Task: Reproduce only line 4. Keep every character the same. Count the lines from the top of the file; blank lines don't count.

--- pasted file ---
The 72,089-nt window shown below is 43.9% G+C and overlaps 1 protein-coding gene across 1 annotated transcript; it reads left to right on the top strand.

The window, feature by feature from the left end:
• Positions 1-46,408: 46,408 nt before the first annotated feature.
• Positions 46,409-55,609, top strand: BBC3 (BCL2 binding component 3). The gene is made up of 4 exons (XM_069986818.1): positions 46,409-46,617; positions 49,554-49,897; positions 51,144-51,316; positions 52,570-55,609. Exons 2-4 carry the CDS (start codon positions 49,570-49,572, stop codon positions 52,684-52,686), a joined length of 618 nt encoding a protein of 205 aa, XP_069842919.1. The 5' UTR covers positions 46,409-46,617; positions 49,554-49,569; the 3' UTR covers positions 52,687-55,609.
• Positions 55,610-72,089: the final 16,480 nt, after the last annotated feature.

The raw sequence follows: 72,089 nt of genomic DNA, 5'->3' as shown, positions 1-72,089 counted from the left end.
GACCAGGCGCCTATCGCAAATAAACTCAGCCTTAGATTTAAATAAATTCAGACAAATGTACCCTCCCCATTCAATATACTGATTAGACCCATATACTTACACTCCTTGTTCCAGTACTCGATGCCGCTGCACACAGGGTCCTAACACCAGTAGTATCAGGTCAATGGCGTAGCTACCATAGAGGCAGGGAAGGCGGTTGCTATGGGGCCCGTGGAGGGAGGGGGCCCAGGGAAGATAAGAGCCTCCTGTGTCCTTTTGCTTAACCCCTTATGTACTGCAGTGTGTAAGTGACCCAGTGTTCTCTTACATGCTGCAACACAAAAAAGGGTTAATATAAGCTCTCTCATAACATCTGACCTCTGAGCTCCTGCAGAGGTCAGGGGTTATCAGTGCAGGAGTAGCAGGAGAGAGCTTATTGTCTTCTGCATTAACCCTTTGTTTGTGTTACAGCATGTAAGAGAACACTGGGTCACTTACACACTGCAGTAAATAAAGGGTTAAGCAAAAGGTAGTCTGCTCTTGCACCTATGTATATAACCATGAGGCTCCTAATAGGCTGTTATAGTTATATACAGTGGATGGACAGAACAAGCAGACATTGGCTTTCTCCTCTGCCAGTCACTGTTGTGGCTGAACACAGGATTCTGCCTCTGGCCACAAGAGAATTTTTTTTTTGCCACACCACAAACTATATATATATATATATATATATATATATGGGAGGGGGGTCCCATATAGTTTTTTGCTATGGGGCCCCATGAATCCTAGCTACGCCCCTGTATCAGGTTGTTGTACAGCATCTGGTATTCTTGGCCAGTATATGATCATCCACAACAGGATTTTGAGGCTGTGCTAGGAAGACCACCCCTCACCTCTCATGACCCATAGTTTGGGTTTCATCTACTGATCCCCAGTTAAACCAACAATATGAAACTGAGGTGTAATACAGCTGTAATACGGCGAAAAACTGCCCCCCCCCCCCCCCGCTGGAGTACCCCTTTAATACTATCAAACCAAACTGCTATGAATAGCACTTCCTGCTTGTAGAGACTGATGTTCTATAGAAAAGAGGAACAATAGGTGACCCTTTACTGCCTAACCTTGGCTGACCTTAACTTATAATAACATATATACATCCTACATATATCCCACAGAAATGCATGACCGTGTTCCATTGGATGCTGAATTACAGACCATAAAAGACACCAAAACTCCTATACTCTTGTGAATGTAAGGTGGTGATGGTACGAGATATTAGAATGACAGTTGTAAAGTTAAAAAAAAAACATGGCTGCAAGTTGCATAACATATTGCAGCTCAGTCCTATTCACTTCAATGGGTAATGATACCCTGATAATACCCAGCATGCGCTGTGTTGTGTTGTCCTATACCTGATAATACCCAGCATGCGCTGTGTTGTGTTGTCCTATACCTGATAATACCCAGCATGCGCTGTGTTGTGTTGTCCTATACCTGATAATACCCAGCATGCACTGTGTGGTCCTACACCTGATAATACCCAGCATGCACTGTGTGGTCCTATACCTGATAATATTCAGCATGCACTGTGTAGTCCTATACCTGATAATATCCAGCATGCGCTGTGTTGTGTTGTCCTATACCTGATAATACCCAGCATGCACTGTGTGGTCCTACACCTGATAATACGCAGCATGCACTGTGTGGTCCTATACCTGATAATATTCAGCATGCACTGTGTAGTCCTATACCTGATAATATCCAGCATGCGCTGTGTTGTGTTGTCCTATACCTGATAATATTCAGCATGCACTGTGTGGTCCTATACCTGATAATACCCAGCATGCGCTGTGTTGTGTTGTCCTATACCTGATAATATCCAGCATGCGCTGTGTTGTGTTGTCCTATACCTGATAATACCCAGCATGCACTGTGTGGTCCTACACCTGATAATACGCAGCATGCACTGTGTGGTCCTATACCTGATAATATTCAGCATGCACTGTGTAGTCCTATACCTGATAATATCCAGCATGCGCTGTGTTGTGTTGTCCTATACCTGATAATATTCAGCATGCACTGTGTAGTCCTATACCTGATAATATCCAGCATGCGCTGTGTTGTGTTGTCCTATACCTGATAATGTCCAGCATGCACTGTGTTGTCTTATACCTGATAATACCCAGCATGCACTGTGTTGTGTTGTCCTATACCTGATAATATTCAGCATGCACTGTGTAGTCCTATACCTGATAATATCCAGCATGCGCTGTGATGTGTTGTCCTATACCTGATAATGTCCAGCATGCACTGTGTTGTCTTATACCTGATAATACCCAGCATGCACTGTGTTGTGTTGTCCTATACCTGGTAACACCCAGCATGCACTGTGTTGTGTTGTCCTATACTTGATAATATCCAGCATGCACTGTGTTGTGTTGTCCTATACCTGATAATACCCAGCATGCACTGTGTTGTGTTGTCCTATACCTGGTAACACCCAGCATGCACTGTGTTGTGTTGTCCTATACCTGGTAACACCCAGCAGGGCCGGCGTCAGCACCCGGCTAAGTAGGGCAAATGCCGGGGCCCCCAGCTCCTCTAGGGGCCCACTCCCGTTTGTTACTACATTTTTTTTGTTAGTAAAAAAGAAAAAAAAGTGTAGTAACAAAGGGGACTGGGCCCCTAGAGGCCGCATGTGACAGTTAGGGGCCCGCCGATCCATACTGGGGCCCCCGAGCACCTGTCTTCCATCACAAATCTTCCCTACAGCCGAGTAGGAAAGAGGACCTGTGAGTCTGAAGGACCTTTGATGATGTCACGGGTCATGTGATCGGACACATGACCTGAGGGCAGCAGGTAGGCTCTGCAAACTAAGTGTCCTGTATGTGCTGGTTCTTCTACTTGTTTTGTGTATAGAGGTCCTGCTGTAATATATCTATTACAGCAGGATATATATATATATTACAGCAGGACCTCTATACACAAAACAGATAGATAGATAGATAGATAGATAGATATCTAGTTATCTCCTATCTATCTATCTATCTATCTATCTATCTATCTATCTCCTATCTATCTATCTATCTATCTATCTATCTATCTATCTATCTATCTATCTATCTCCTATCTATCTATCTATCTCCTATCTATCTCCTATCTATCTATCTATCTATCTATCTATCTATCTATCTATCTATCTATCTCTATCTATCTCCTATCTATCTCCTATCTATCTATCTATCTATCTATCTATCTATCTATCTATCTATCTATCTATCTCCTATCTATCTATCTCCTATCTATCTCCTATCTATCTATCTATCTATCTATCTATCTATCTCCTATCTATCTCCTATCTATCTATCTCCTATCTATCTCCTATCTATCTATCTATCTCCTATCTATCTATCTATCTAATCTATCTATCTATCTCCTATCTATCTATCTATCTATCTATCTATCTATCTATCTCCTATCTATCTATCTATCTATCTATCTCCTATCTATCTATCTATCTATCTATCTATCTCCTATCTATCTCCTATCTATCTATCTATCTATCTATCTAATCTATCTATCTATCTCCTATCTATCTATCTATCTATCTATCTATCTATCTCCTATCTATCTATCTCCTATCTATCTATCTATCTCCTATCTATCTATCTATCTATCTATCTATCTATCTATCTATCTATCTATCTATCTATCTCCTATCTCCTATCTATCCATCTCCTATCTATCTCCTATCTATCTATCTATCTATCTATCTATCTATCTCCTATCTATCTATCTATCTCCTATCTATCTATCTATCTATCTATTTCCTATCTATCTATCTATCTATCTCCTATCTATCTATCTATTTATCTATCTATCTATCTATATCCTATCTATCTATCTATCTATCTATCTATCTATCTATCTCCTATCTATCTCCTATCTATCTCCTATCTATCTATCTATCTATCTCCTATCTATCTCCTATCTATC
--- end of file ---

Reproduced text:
• Positions 46,409-55,609, top strand: BBC3 (BCL2 binding component 3). The gene is made up of 4 exons (XM_069986818.1): positions 46,409-46,617; positions 49,554-49,897; positions 51,144-51,316; positions 52,570-55,609. Exons 2-4 carry the CDS (start codon positions 49,570-49,572, stop codon positions 52,684-52,686), a joined length of 618 nt encoding a protein of 205 aa, XP_069842919.1. The 5' UTR covers positions 46,409-46,617; positions 49,554-49,569; the 3' UTR covers positions 52,687-55,609.